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Cleanliness

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					Cleanliness
   Bathing
► An upper-class
 woman in 1799 tells
 her journal, “I am
 gathering the
 courage to try the
 family shower,”
 although they have
 owned it for over a
 year.
               Washing
► In Essex County,
  MA, not a single
  record of a
  washstand has been
  found before 1763.
► By 1850, the basin,
  pitcher, and
  washstand are
  standard fixtures in
  a middle-class
  bedroom.
Trash
  ►From  throwing
   household trash
   out the window,
   people began
   depositing it in
   hidden pits in
   the yard.
            Civilization
► Early nineteenth
 century medical
 wisdom: “The more
 a country is
 civilized, the more
 they consult this
 part of politeness”—
 cleanliness.
         American obsession
► “It were better to wash twenty times a day,
  than to allow a dirty spot to remain on any
  part of the skin” 1840s
► “he who neglects his person and dress will
  be found lower in the scale of morals, other
  things being equal, than he who pays due
  regard to cleanliness” 1830s
► Cleanliness“is an emblem, if not a
 characteristic, of purity of thought and
 propriety of conduct” 1844
“Could I restore thee what
 thou hast lost; efface this
       cursed stain;
  --Pleyel to Clara when he believes
             she is “fallen.”
  1776 Maryland Gazette

►“the   foulness of the teeth by some
 people is little regarded; but with
 the fair sex, with the polite and
 elegant part of the world, it is
 looked on as a certain marl of
 filthiness and sloth.”
►The  “mouth with
 teeth” was
 invented in the
 early 1800s.
 Attention to the
 care of teeth
 grew; dentistry
 became a
 profession.
►From   1800-
 1860
►Hand-made
 toothbrushes to
 manufactured.
      Booker T. Washington
   The Gospel of the Toothbrush
►“there   are few
 single agencies
 of civilization
 that are more
 far-reaching.”
►All students at Tuskegee after the
 Civil War were required at least to
 own a toothbrush.
►Its use brings about “absolute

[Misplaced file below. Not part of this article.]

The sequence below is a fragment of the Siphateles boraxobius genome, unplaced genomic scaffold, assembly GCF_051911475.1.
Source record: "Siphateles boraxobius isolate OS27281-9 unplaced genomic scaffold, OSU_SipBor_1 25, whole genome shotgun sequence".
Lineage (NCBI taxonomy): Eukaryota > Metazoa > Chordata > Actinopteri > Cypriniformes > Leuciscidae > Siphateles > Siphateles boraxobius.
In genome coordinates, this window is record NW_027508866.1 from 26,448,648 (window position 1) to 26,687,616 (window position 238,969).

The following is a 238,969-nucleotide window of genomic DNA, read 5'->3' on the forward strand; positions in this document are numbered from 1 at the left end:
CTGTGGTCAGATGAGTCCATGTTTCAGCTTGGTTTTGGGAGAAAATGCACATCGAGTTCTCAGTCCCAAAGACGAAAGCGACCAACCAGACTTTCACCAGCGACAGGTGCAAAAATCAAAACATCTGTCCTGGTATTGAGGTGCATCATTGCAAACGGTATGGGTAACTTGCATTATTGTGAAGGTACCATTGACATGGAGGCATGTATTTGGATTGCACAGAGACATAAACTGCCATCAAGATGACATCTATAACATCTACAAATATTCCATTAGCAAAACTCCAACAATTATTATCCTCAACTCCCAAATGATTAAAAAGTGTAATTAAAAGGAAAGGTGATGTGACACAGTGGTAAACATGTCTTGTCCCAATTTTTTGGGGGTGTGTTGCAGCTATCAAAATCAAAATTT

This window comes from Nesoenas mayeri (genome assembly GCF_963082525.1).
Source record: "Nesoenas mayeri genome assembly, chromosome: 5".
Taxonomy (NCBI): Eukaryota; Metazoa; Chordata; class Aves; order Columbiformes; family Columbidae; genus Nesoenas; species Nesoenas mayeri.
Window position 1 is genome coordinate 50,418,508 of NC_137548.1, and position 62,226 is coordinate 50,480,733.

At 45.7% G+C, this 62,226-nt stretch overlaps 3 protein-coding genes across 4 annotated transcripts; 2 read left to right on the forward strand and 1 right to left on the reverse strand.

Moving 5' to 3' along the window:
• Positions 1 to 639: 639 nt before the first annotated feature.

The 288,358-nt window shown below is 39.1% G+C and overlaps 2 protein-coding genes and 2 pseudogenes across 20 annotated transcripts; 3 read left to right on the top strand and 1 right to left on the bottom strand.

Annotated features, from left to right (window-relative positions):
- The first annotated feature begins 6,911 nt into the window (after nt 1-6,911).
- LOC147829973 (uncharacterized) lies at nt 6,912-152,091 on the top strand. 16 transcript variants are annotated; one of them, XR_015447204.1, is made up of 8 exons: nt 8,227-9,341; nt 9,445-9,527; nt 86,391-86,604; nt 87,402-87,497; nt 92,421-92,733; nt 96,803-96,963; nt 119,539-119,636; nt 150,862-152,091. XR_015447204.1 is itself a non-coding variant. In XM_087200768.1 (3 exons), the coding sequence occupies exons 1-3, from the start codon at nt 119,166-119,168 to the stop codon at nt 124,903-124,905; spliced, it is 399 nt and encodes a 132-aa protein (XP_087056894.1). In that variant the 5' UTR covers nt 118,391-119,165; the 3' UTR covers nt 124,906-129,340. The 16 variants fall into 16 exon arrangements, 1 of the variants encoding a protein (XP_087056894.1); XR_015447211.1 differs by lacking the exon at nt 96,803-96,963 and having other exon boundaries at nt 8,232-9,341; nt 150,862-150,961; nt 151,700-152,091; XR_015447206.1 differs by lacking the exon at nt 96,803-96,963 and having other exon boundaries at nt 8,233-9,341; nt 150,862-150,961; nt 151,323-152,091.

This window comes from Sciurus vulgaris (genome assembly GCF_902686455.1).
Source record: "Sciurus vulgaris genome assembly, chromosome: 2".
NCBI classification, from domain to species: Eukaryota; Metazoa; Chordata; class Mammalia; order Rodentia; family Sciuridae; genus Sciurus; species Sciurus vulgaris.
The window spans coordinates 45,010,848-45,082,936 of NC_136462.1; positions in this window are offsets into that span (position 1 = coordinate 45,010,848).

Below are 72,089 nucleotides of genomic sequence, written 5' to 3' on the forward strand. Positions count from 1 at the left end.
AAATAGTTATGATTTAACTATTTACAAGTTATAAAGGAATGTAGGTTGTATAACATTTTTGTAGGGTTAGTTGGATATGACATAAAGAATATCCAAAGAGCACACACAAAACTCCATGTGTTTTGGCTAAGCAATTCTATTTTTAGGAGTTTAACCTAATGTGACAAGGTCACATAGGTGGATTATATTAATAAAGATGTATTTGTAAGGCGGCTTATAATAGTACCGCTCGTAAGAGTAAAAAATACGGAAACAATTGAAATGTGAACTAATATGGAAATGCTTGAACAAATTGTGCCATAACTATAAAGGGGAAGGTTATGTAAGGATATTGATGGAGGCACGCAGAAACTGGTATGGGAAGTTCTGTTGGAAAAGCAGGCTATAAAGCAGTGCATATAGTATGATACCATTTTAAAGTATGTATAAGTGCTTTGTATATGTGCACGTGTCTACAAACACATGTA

cleanliness of the body” and
 individualized discipline.
►   Slaves at auction:
    the slave dealer     Servants
    “grasp[s] at the
    man’s arms, as if to
    feel their muscular
    capacity. He then
    examined his hands
    and fingers; and, last
    of all, told him to
    open his mouth and
    show his teeth,
    which he did in a
    submissive manner.”
                Slave auction
► Prospective  buyers take turns “feeling their
  arms, looking into their mouths, and
  investigating the quality of their hands and
  fingers.”
► The male slave is made to undress while
  buyers scrutinize his skin and hands and
  “every tooth in his head [is] scrupulously
  looked at.”
► Dr.Wolfe: Lisa,
 Marge, these
 braces are
 invisible,
 painless, and
 periodically
 release a
 delightful burst
 of Calvin Klein's
 "Obsession--for
 Teeth."
►    The teeth! --the teeth! --they
    were here, and there, and
    everywhere, and visibly and
    palpably before me; long,
    narrow, and excessively white,
    with the pale lips writhing about
    them, as in the very moment of
    their first terrible development.
►   The forehead was high, and very pale, and singularly
    placid; and the once jetty hair fell partially over it, and
    overshadowed the hollow temples with innumerable
    ringlets now of a vivid yellow, and Jarring discordantly, in
    their fantastic character, with the reigning melancholy of
    the countenance. The eyes were lifeless, and lustreless,
    and seemingly pupil-less, and I shrank involuntarily from
    their glassy stare to the contemplation of the thin and
    shrunken lips. They parted; and in a smile of peculiar
    meaning, the teeth of the changed Berenice disclosed
    themselves slowly to my view.
►    Few deductions, if any, were made; and
    those few pertinaciously returning in upon
    the original object as a centre. The
    meditations were never pleasurable; and, at
    the termination of the reverie, the first
    cause, so far from being out of sight, had
    attained that supernaturally exaggerated
    interest which was the prevailing feature of
    the disease.

				
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posted:11/2/2011
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